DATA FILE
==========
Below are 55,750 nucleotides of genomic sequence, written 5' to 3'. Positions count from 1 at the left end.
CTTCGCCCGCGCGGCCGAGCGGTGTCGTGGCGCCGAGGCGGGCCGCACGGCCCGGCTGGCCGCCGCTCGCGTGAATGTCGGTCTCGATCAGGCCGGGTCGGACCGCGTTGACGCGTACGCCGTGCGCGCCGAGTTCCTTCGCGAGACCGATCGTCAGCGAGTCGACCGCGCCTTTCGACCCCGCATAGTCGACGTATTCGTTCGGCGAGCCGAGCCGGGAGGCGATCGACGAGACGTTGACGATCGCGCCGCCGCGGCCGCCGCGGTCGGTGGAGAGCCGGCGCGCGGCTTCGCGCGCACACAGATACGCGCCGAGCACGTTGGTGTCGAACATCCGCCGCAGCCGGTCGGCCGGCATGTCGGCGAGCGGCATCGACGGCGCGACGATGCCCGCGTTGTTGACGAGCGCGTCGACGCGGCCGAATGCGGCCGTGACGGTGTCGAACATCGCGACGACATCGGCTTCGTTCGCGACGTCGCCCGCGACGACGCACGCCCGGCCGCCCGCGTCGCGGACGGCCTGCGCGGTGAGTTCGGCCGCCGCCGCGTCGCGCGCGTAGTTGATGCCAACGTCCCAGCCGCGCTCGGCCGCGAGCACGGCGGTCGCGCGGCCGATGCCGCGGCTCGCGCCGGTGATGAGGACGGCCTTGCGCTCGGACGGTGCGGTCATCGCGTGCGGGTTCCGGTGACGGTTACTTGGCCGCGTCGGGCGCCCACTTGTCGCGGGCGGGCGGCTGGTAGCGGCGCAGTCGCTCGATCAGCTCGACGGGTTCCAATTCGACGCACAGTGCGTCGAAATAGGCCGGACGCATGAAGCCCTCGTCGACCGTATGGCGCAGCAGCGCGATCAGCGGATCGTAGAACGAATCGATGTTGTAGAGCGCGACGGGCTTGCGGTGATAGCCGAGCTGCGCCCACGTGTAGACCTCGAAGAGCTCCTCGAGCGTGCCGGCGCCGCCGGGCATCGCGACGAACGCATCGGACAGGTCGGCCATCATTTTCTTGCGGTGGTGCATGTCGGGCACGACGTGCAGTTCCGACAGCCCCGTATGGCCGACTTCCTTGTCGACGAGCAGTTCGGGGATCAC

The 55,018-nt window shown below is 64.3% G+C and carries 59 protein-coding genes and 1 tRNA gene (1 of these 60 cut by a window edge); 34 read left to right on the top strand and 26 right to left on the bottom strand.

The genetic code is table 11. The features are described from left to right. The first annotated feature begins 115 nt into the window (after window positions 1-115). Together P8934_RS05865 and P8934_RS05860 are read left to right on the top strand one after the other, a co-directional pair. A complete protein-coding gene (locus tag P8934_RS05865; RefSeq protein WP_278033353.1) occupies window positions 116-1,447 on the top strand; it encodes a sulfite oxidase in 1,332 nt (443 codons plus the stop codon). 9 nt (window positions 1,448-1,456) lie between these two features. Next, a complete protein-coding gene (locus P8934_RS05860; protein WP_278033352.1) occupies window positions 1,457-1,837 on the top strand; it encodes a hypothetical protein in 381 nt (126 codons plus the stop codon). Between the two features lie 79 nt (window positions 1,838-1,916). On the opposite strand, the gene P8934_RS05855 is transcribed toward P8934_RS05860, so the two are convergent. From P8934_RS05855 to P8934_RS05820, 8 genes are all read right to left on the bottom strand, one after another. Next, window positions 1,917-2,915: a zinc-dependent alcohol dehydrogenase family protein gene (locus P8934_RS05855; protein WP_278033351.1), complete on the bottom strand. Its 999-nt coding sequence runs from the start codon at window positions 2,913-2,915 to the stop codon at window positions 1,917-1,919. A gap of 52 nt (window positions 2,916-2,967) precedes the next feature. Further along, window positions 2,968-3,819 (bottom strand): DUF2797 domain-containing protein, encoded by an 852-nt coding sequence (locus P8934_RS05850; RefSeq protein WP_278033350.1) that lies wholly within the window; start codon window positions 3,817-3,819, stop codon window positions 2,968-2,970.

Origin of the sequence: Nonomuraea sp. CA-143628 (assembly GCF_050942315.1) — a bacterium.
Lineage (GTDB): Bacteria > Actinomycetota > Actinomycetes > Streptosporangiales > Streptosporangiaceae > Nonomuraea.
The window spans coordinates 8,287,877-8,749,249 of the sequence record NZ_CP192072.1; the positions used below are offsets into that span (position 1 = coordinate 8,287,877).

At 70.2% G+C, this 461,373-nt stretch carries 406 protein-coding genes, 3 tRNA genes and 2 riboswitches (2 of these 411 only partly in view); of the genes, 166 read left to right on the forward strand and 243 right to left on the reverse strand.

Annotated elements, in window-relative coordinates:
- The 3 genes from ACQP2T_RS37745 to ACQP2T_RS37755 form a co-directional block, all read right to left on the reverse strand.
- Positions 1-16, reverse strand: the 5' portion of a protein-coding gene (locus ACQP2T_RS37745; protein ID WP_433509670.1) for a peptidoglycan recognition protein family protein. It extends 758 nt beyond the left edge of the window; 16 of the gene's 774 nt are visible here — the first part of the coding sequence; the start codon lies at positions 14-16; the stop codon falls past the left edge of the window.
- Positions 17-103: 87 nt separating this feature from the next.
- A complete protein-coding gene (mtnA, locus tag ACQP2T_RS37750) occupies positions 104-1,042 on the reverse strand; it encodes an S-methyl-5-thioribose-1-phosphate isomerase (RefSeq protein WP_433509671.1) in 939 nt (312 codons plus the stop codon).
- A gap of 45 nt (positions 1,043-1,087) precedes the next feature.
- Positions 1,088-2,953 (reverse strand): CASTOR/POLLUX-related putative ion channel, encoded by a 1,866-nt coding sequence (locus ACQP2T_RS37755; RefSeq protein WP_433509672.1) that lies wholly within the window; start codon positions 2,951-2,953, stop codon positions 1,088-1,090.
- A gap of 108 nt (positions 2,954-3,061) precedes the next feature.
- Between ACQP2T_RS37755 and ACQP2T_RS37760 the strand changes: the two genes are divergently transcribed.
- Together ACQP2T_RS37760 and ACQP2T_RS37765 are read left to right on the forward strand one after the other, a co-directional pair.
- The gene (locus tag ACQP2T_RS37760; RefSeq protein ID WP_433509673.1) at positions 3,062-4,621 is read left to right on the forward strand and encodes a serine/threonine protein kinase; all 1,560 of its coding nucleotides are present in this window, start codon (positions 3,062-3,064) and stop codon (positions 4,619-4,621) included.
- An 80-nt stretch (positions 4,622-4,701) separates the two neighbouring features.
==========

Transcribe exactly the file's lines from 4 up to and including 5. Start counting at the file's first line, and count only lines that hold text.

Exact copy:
The genetic code is table 11. The features are described from left to right. The first annotated feature begins 115 nt into the window (after window positions 1-115). Together P8934_RS05865 and P8934_RS05860 are read left to right on the top strand one after the other, a co-directional pair. A complete protein-coding gene (locus tag P8934_RS05865; RefSeq protein WP_278033353.1) occupies window positions 116-1,447 on the top strand; it encodes a sulfite oxidase in 1,332 nt (443 codons plus the stop codon). 9 nt (window positions 1,448-1,456) lie between these two features. Next, a complete protein-coding gene (locus P8934_RS05860; protein WP_278033352.1) occupies window positions 1,457-1,837 on the top strand; it encodes a hypothetical protein in 381 nt (126 codons plus the stop codon). Between the two features lie 79 nt (window positions 1,838-1,916). On the opposite strand, the gene P8934_RS05855 is transcribed toward P8934_RS05860, so the two are convergent. From P8934_RS05855 to P8934_RS05820, 8 genes are all read right to left on the bottom strand, one after another. Next, window positions 1,917-2,915: a zinc-dependent alcohol dehydrogenase family protein gene (locus P8934_RS05855; protein WP_278033351.1), complete on the bottom strand. Its 999-nt coding sequence runs from the start codon at window positions 2,913-2,915 to the stop codon at window positions 1,917-1,919. A gap of 52 nt (window positions 2,916-2,967) precedes the next feature. Further along, window positions 2,968-3,819 (bottom strand): DUF2797 domain-containing protein, encoded by an 852-nt coding sequence (locus P8934_RS05850; RefSeq protein WP_278033350.1) that lies wholly within the window; start codon window positions 3,817-3,819, stop codon window positions 2,968-2,970.

Origin of the sequence: Nonomuraea sp. CA-143628 (assembly GCF_050942315.1) — a bacterium.